HOW LONG, O LORD? (Ps 13). This psalm is a wonderful example and outline of how we can call upon the Lord when we are sorrowful. We express to him how it is that we feel (v 1-2). We pray and ask for his intervention (v 3-4). And we conclude by affirming our trust in his unfailing love (v 5-6). That is also a good time to recount to the Lord and to yourself of the many bountiful ways God has already dealt with you (v 6; cf Ps 103:1-5).
THE FOLLY OF ATHEISM (Ps 14). David describes the heart of those who reject God and attack God's people: "Have they no knowledge, all the evildoers who eat up my people as they eat bread and do not call upon the LORD?" (v 4). This psalm is cited by the Apostle Paul in describing our (all of us) sinful human hearts apart from God (Rom 3:11-12). King David sees and feels the horror of this played out against the humble and the poor of his own kingdom.
WHO SHALL DWELL WITH THE LORD? (Ps 15). A relationship with the Lord -- a true relationship -- is seen when our faith affects our behavior. Character counts. What kind of people should we be, if we are going to dwell with the Lord? The Apostle Peter says, "...make every effort to supplement your faith with virtue, and virtue with knowledge, and knowledge with self-control, and self-control with steadfastness, and steadfastness with godliness, and godliness with brotherly affection, and brotherly affection with love" (2 Peter 1:5-7). See Constable's notes here on the eight characteristics in Psalm 15.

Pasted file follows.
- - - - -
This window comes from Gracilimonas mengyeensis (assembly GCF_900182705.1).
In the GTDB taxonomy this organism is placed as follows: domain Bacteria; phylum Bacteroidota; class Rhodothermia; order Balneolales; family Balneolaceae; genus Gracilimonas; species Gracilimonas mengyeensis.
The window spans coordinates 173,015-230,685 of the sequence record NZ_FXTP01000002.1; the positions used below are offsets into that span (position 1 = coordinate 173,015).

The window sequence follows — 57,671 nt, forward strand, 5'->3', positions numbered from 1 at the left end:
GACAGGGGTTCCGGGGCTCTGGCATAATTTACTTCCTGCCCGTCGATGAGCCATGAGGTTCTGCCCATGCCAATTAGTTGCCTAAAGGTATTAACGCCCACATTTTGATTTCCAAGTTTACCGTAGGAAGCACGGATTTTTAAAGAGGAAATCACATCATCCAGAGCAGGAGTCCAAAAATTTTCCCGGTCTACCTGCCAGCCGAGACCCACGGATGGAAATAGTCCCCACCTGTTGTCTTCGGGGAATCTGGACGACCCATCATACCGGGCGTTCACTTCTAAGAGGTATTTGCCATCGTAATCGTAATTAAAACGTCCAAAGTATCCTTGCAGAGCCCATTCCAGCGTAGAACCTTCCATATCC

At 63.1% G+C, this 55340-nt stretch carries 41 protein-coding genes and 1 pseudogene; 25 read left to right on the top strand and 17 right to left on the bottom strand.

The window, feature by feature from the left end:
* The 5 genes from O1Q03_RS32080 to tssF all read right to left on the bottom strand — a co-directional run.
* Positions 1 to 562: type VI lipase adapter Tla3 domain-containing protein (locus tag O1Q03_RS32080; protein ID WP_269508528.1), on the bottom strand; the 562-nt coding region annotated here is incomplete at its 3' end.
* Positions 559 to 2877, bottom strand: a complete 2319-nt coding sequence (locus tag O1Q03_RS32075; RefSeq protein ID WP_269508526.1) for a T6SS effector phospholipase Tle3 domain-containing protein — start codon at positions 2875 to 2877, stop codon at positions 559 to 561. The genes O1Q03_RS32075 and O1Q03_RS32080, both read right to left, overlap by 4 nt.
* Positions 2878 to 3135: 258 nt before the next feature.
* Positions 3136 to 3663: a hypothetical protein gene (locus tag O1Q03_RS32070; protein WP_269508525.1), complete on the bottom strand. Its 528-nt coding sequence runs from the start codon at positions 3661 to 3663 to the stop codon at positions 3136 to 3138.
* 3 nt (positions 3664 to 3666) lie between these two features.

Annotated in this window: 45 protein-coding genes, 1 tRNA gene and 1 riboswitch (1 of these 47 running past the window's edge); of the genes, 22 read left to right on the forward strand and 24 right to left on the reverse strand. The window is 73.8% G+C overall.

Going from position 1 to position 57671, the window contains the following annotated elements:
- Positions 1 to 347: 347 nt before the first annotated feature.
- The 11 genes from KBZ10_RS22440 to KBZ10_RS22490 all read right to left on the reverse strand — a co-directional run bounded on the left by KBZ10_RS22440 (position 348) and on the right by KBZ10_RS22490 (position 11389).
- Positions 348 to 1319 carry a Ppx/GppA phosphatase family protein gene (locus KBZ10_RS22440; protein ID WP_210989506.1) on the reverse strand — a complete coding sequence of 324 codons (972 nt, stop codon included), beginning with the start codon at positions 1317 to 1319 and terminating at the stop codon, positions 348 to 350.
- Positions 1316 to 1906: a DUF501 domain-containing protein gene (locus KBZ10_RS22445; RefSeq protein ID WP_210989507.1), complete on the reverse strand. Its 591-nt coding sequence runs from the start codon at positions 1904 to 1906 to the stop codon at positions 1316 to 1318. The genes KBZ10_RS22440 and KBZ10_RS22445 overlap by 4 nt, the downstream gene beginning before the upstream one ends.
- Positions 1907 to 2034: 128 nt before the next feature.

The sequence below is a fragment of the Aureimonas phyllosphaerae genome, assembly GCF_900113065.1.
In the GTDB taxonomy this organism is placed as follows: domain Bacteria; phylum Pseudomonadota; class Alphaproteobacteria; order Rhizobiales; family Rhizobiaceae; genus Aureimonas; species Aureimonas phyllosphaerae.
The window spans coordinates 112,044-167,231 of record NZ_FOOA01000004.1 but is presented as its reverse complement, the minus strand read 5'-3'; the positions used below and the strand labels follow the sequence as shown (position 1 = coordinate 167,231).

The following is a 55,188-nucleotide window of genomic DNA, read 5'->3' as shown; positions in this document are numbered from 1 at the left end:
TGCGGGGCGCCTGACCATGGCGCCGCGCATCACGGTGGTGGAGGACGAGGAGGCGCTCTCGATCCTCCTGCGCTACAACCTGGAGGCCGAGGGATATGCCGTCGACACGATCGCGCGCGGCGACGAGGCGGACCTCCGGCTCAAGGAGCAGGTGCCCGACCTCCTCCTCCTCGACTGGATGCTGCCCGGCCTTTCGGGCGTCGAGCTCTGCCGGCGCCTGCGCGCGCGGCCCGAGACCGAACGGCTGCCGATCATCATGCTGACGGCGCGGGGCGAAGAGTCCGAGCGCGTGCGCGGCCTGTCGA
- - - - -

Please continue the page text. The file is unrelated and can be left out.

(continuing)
NOT ABANDONED TO THE GRAVE (Ps 16). This psalm of David teaches us that his greater Son, the Messiah, would not be abandoned to decay in a grave. And our resurrection is guaranteed because of his (1 Cor 15:20-22; Phil 3:20-21). Not only does this psalm speak of the resurrection of our Lord (Acts 2:25-28), but also of the overwhelming joy that exists in the Father's presence. This is a great verse to combat those negative thoughts that God is some kind of cosmic kill-joy. Eternal life in God's presence is a life filled with joy and pleasure!
READ, FELT, PRAYED. The Psalms are meant to be felt and prayed, as well as studied and understood. John Calvin once described the Psalms as, "'An Anatomy of all the Parts of the Soul;’ for there is not an emotion of which any one can be conscious that is not here represented as in a mirror. Or rather, the Holy Spirit has here drawn to the life all the griefs, sorrows, fears, doubts, hopes, cares, perplexities, in short, all the distracting emotions with which the minds of men are wont to be agitated” (Commentary on the Book of Psalms).
Image credit. Photo above by KTMD Entertainment on Unsplash. About this newsletter: I post three times a week on my Bible reading, following the Robert Murray M'Cheyne (RMM) two-year reading schedule, as arranged by D. A. Carson. Subscribe for email at Buttondown.email/Sandy. Scripture quotations, unless otherwise noted, are from The ESV® Bible (The Holy Bible, English Standard Version®), copyright © 2001 by Crossway, a publishing ministry of Good News Publishers. Used by permission. All rights reserved. A very helpful resource is the NET Bible with its excellent notes at netbible.org.
Bible reading for Aug 11 -- 12